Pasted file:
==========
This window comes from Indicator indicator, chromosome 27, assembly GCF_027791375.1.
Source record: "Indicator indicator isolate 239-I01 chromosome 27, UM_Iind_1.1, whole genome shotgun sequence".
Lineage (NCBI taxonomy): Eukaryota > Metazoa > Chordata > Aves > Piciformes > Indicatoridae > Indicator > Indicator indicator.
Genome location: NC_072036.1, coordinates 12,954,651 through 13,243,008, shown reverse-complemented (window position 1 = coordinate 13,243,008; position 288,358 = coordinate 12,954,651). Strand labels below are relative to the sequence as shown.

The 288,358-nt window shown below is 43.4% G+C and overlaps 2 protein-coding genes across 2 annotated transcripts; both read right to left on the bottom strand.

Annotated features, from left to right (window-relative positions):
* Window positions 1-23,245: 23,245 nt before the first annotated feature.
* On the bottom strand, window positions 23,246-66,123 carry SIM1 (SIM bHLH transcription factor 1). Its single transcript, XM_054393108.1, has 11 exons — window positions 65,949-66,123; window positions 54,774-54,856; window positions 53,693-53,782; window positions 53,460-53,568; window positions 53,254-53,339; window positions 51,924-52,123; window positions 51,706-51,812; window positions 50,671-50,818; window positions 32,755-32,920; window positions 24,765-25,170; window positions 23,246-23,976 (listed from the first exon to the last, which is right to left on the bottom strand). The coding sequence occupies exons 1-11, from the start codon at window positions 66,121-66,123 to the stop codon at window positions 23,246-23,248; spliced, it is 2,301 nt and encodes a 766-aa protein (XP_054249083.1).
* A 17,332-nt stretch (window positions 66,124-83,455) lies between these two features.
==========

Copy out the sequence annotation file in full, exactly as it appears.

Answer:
This window comes from Indicator indicator, chromosome 27, assembly GCF_027791375.1.
Source record: "Indicator indicator isolate 239-I01 chromosome 27, UM_Iind_1.1, whole genome shotgun sequence".
Lineage (NCBI taxonomy): Eukaryota > Metazoa > Chordata > Aves > Piciformes > Indicatoridae > Indicator > Indicator indicator.
Genome location: NC_072036.1, coordinates 12,954,651 through 13,243,008, shown reverse-complemented (window position 1 = coordinate 13,243,008; position 288,358 = coordinate 12,954,651). Strand labels below are relative to the sequence as shown.

The 288,358-nt window shown below is 43.4% G+C and overlaps 2 protein-coding genes across 2 annotated transcripts; both read right to left on the bottom strand.

Annotated features, from left to right (window-relative positions):
* Window positions 1-23,245: 23,245 nt before the first annotated feature.
* On the bottom strand, window positions 23,246-66,123 carry SIM1 (SIM bHLH transcription factor 1). Its single transcript, XM_054393108.1, has 11 exons — window positions 65,949-66,123; window positions 54,774-54,856; window positions 53,693-53,782; window positions 53,460-53,568; window positions 53,254-53,339; window positions 51,924-52,123; window positions 51,706-51,812; window positions 50,671-50,818; window positions 32,755-32,920; window positions 24,765-25,170; window positions 23,246-23,976 (listed from the first exon to the last, which is right to left on the bottom strand). The coding sequence occupies exons 1-11, from the start codon at window positions 66,121-66,123 to the stop codon at window positions 23,246-23,248; spliced, it is 2,301 nt and encodes a 766-aa protein (XP_054249083.1).
* A 17,332-nt stretch (window positions 66,124-83,455) lies between these two features.